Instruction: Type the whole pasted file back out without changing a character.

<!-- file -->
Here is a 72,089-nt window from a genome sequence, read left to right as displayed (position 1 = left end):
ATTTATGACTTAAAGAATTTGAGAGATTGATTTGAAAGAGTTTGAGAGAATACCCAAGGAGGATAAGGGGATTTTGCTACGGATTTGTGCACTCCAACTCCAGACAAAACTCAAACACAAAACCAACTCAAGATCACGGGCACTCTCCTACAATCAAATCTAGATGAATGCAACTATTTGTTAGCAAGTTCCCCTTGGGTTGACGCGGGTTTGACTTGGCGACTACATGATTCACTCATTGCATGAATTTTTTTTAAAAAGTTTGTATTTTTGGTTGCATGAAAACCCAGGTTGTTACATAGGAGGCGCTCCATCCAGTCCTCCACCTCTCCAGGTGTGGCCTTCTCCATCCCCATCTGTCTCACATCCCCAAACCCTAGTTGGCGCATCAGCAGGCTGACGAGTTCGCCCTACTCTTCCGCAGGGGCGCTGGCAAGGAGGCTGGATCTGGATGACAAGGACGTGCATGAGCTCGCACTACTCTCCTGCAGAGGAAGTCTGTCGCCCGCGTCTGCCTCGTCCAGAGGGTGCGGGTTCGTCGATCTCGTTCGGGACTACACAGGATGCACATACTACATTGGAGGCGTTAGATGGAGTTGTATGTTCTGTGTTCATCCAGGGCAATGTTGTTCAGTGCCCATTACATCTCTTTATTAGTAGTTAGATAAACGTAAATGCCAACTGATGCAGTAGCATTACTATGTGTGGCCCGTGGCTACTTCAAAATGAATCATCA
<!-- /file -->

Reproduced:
Here is a 72,089-nt window from a genome sequence, read left to right as displayed (position 1 = left end):
ATTTATGACTTAAAGAATTTGAGAGATTGATTTGAAAGAGTTTGAGAGAATACCCAAGGAGGATAAGGGGATTTTGCTACGGATTTGTGCACTCCAACTCCAGACAAAACTCAAACACAAAACCAACTCAAGATCACGGGCACTCTCCTACAATCAAATCTAGATGAATGCAACTATTTGTTAGCAAGTTCCCCTTGGGTTGACGCGGGTTTGACTTGGCGACTACATGATTCACTCATTGCATGAATTTTTTTTAAAAAGTTTGTATTTTTGGTTGCATGAAAACCCAGGTTGTTACATAGGAGGCGCTCCATCCAGTCCTCCACCTCTCCAGGTGTGGCCTTCTCCATCCCCATCTGTCTCACATCCCCAAACCCTAGTTGGCGCATCAGCAGGCTGACGAGTTCGCCCTACTCTTCCGCAGGGGCGCTGGCAAGGAGGCTGGATCTGGATGACAAGGACGTGCATGAGCTCGCACTACTCTCCTGCAGAGGAAGTCTGTCGCCCGCGTCTGCCTCGTCCAGAGGGTGCGGGTTCGTCGATCTCGTTCGGGACTACACAGGATGCACATACTACATTGGAGGCGTTAGATGGAGTTGTATGTTCTGTGTTCATCCAGGGCAATGTTGTTCAGTGCCCATTACATCTCTTTATTAGTAGTTAGATAAACGTAAATGCCAACTGATGCAGTAGCATTACTATGTGTGGCCCGTGGCTACTTCAAAATGAATCATCA